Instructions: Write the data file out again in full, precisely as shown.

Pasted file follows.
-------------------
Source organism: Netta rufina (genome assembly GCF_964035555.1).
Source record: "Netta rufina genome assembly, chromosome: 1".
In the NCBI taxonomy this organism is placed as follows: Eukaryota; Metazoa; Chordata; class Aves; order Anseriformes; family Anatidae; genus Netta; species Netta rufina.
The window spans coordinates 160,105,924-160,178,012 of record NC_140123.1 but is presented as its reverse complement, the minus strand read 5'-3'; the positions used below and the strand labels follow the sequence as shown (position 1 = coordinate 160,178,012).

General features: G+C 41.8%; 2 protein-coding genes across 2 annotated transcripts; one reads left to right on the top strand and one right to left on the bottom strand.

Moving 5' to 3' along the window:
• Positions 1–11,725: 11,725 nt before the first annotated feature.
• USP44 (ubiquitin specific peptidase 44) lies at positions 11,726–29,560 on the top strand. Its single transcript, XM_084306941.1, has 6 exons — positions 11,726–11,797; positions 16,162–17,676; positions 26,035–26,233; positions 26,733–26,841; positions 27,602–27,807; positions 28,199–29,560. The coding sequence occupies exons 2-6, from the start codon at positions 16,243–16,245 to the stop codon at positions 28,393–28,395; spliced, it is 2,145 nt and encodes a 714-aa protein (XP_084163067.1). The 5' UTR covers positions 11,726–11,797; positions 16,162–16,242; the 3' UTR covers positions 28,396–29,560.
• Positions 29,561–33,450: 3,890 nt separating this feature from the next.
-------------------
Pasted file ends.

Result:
Source organism: Netta rufina (genome assembly GCF_964035555.1).
Source record: "Netta rufina genome assembly, chromosome: 1".
In the NCBI taxonomy this organism is placed as follows: Eukaryota; Metazoa; Chordata; class Aves; order Anseriformes; family Anatidae; genus Netta; species Netta rufina.
The window spans coordinates 160,105,924-160,178,012 of record NC_140123.1 but is presented as its reverse complement, the minus strand read 5'-3'; the positions used below and the strand labels follow the sequence as shown (position 1 = coordinate 160,178,012).

General features: G+C 41.8%; 2 protein-coding genes across 2 annotated transcripts; one reads left to right on the top strand and one right to left on the bottom strand.

Moving 5' to 3' along the window:
• Positions 1–11,725: 11,725 nt before the first annotated feature.
• USP44 (ubiquitin specific peptidase 44) lies at positions 11,726–29,560 on the top strand. Its single transcript, XM_084306941.1, has 6 exons — positions 11,726–11,797; positions 16,162–17,676; positions 26,035–26,233; positions 26,733–26,841; positions 27,602–27,807; positions 28,199–29,560. The coding sequence occupies exons 2-6, from the start codon at positions 16,243–16,245 to the stop codon at positions 28,393–28,395; spliced, it is 2,145 nt and encodes a 714-aa protein (XP_084163067.1). The 5' UTR covers positions 11,726–11,797; positions 16,162–16,242; the 3' UTR covers positions 28,396–29,560.
• Positions 29,561–33,450: 3,890 nt separating this feature from the next.